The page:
By William Ortis, Lionheart Creations
Model with panel and virtual interior, full moving parts, opening doors, opening cowling, detailed engine compartment, working suspension and steering tail wheel. Also sports pop-down landing lights which function. Includes an antique radio. This was my dad’s plane, Francis (June) Ortis, in which he had fully restored it and won a number of awards at various fly-ins. Registry: N77691. Includes non stock FS2002 instruments.
The Fairchild Model 24 was initially produced in 1932 as a braced high-wing monoplane with seating for two persons, side by side. It enjoyed a fairly successful sales career, being developed through a number of civilian and military models. Purchasers had a choice of a number of radial or in-line power plants, seating capacities and utility or de luxe models.
The USAAF operated variants designated C-61 and UC-61, usually known as the Forwarder. The US Navy employed the Fairchild in GK-1 and JK-1 designations. The US Coast Guard flew it as the J2K, and the RAF operated a number under Lend-Lease as the Argus. Four examples entered RAAF service for communications duties between September 1940 and March 1943. Three (serials A36-1, -2 and -4) were model 24Rs, with inline engines, and the fourth (A36-3) was a 24G, with a Warner Scarab radial engine. All survived the war and were sold in 1945-46.
A number of examples of this pre-war aircraft remain active throughout the world, and the 2000 Australian civil register showed one Model 24R and four Model 24Ws, the population rising in 2002 by one further 24R.
All good things come to an end, and the Fairchild Model 24 came to hers in 1946. She really can’t gripe though, because thirteen years is a long time for anything to be in production virtually unchanged. The original 1933 24C-8-C used a 145-hp Warner radial and carried three passengers. The next thirteen years saw another seat added in 1937, minor styling changes, and several new engines, but other than that, the 1946 Model 24 was the same as the 1933 model.
TYPE: 3-4 seat light transport.
COUNTRY OF ORIGIN: United States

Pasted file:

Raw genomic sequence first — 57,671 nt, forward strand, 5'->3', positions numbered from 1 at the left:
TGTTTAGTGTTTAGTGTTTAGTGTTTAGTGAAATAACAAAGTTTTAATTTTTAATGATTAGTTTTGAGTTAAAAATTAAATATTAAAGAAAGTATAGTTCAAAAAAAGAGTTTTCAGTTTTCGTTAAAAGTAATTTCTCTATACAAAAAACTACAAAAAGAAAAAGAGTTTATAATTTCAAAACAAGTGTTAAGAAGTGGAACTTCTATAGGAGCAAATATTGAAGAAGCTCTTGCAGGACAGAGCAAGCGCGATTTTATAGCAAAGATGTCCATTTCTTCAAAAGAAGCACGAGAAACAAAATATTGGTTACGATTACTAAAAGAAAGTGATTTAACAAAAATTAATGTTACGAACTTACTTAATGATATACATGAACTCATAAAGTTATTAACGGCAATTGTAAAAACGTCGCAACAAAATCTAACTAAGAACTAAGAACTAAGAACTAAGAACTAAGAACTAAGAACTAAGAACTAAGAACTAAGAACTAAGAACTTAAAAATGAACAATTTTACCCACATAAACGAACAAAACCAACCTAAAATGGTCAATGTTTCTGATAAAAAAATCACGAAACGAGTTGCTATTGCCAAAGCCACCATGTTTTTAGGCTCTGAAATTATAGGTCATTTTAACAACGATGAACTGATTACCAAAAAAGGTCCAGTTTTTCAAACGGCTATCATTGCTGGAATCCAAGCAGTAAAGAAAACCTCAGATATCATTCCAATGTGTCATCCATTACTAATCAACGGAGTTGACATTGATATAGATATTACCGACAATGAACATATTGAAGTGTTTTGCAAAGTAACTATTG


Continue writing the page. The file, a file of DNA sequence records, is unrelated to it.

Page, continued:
POWER PLANT: Warner Super Scarab 50 radial engine, 145 hp; ACE Cirrus Hi-Ace 4-cyl inverted inline engine; variety of Ranger 6-cyl. inline engines of 145-165 hp.
Wing span: 36 ft 4 in / 11.07 m.
Length: 23 ft 10 in / 7.26 m
Height: 7 ft 4 in / 2.24 m.
Empty: 1,475 lb / 669 kg
Max. take off: 2,400 lb / 1089 kg
Max. speed: 130 mph / 209 kph a.s.l.
Cruising speed: 118 kt / 190 kph
Initial climb; 875 ft / 206 m. per min.
Service ceiling: 16,500 ft / 5030 m.
Range: 475 mls / 754 km
CAPACITY: Seats 3-4.
No lack of enthusiasm here! The author of this beautiful Fairchild 24-R did a supreme job modeling the aircraft. I spent about two hours combing over some three view drawings and pictures of the aircraft and I must say the model is right on. There is no lack of goodies either, plenty of moving parts, detail (including an opening cowl [Shift+T], VC, and an old fashioned instrument panel. This model is very authentic looking. The author stated that this is a work in progress so I wont be too hard on the textures, but with some wood texture on the prop, some chrome, and some color, she would be sweet looking plane! Be sure to read the ‘read-me’ file in the download. The gauges folder is located in the panel folder, and there are some things you may need to know to navigate the VC. My suggestion to the author would be to start the VC in the pilot seat on the next update. Flight characteristics are reminiscent of the period, slow and steady. Tight turns will cause you to lose significant altitude, and she loves to glide across the runway on touchdown similar to the Piper Cub. All told I had a lot of fun reviewing this model. Kudos to the author for all his hard work. I for one am looking forward to the update! Textures, and some interior details would top this plane off nicely.
My Rating 7/10 Needs Textures